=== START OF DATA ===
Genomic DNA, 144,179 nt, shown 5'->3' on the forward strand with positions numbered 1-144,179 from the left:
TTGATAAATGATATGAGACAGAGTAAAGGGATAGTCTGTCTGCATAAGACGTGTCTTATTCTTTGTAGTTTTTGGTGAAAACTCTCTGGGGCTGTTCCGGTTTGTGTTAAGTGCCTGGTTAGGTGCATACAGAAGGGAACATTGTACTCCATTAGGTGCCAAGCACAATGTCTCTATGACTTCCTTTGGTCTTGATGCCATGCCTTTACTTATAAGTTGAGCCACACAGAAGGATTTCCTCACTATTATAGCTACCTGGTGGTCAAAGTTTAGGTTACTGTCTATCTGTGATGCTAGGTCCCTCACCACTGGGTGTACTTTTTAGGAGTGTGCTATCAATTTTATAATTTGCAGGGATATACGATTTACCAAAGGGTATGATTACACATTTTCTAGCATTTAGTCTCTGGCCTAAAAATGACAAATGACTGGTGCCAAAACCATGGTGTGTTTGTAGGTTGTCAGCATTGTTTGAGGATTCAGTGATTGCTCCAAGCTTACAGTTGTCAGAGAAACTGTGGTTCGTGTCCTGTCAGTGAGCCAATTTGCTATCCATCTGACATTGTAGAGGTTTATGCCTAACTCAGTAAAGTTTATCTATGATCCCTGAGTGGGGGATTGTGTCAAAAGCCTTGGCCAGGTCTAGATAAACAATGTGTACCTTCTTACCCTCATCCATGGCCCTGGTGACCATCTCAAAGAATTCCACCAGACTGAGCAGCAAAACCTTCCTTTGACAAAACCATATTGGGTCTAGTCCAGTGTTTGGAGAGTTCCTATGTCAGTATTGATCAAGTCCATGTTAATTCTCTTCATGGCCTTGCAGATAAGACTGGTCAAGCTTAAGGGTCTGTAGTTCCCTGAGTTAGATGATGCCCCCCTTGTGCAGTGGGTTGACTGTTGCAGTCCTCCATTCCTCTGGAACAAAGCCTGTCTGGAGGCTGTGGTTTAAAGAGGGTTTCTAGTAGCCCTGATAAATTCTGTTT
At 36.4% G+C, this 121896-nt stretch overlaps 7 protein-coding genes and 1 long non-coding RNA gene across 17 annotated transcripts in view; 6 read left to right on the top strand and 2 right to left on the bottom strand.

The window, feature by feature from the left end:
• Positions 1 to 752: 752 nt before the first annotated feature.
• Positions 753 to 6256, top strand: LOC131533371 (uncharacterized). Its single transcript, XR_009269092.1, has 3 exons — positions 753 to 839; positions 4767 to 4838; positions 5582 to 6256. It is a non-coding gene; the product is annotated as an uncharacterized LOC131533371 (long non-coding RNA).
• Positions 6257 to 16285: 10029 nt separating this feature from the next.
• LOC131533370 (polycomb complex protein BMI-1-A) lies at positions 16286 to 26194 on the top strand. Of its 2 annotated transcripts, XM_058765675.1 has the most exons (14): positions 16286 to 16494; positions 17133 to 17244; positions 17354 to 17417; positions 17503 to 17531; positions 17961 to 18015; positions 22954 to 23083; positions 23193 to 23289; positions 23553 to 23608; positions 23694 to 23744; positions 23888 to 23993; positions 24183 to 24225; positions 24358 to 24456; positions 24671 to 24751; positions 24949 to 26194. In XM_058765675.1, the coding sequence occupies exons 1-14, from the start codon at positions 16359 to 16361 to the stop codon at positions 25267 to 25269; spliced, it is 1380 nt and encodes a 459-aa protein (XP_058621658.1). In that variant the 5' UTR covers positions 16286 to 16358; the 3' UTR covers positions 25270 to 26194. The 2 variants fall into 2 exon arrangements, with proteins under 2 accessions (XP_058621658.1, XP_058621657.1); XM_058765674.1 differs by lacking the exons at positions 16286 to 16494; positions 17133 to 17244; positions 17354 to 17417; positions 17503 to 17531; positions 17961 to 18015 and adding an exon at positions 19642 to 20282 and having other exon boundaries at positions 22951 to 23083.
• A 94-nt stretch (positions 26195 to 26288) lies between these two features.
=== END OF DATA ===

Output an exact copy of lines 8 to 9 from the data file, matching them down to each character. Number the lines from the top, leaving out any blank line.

• LOC131533370 (polycomb complex protein BMI-1-A) lies at positions 16286 to 26194 on the top strand. Of its 2 annotated transcripts, XM_058765675.1 has the most exons (14): positions 16286 to 16494; positions 17133 to 17244; positions 17354 to 17417; positions 17503 to 17531; positions 17961 to 18015; positions 22954 to 23083; positions 23193 to 23289; positions 23553 to 23608; positions 23694 to 23744; positions 23888 to 23993; positions 24183 to 24225; positions 24358 to 24456; positions 24671 to 24751; positions 24949 to 26194. In XM_058765675.1, the coding sequence occupies exons 1-14, from the start codon at positions 16359 to 16361 to the stop codon at positions 25267 to 25269; spliced, it is 1380 nt and encodes a 459-aa protein (XP_058621658.1). In that variant the 5' UTR covers positions 16286 to 16358; the 3' UTR covers positions 25270 to 26194. The 2 variants fall into 2 exon arrangements, with proteins under 2 accessions (XP_058621658.1, XP_058621657.1); XM_058765674.1 differs by lacking the exons at positions 16286 to 16494; positions 17133 to 17244; positions 17354 to 17417; positions 17503 to 17531; positions 17961 to 18015 and adding an exon at positions 19642 to 20282 and having other exon boundaries at positions 22951 to 23083.
• A 94-nt stretch (positions 26195 to 26288) lies between these two features.